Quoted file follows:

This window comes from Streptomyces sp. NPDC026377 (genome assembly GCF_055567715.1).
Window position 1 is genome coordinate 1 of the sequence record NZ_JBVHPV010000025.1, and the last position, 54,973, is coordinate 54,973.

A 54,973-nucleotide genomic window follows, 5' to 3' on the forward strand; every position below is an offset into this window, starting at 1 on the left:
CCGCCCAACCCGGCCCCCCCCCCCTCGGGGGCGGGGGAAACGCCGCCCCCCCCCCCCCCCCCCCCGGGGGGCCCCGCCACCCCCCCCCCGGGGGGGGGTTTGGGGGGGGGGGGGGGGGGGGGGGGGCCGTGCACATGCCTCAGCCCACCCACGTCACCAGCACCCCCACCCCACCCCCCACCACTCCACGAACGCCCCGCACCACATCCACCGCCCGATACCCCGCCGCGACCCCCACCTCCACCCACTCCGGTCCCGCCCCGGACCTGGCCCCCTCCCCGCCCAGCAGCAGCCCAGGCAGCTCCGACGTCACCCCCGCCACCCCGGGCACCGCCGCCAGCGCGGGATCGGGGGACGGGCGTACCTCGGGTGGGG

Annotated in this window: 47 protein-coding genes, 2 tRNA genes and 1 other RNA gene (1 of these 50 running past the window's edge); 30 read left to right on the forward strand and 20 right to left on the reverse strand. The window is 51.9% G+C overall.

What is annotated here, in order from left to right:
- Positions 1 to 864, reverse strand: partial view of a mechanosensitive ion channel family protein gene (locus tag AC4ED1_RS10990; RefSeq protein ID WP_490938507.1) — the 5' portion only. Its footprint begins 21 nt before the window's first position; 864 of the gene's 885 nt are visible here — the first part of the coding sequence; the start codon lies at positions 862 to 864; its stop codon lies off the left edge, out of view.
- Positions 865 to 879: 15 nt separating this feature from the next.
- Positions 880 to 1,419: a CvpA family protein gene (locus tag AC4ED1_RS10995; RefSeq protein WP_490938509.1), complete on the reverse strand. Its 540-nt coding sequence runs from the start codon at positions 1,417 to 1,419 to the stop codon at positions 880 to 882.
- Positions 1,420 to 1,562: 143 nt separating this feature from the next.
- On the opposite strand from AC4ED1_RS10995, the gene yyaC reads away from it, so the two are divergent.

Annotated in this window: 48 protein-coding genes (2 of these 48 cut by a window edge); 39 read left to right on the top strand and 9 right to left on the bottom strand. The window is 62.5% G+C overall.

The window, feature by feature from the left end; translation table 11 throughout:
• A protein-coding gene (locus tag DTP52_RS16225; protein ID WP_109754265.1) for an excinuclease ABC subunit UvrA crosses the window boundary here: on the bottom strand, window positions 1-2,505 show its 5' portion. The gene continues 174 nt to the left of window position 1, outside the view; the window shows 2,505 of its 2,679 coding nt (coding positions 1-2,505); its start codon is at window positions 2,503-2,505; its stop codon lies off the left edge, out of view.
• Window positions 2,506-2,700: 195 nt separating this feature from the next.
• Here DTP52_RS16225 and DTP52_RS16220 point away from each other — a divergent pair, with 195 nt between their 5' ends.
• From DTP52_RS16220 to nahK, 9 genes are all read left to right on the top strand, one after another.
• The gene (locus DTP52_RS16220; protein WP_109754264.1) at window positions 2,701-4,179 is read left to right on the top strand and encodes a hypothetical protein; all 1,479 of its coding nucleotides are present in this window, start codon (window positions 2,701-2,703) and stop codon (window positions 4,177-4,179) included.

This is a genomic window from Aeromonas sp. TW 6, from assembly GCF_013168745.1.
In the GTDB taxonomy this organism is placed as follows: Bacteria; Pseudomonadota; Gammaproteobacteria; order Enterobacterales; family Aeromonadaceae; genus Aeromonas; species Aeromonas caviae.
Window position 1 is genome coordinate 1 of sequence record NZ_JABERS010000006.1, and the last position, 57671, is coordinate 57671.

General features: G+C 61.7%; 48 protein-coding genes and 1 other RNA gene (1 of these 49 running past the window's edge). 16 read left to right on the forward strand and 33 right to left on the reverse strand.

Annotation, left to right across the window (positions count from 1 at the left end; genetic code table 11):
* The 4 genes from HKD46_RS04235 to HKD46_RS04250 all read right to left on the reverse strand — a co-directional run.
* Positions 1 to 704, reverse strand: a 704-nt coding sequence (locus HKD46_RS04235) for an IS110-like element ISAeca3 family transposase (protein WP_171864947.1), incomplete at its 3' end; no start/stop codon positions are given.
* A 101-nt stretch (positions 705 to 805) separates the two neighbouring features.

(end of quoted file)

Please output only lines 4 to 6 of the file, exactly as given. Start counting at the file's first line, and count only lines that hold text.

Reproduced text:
CCGCCCAACCCGGCCCCCCCCCCCTCGGGGGCGGGGGAAACGCCGCCCCCCCCCCCCCCCCCCCCGGGGGGCCCCGCCACCCCCCCCCCGGGGGGGGGTTTGGGGGGGGGGGGGGGGGGGGGGGGGCCGTGCACATGCCTCAGCCCACCCACGTCACCAGCACCCCCACCCCACCCCCCACCACTCCACGAACGCCCCGCACCACATCCACCGCCCGATACCCCGCCGCGACCCCCACCTCCACCCACTCCGGTCCCGCCCCGGACCTGGCCCCCTCCCCGCCCAGCAGCAGCCCAGGCAGCTCCGACGTCACCCCCGCCACCCCGGGCACCGCCGCCAGCGCGGGATCGGGGGACGGGCGTACCTCGGGTGGGG

Annotated in this window: 47 protein-coding genes, 2 tRNA genes and 1 other RNA gene (1 of these 50 running past the window's edge); 30 read left to right on the forward strand and 20 right to left on the reverse strand. The window is 51.9% G+C overall.

What is annotated here, in order from left to right: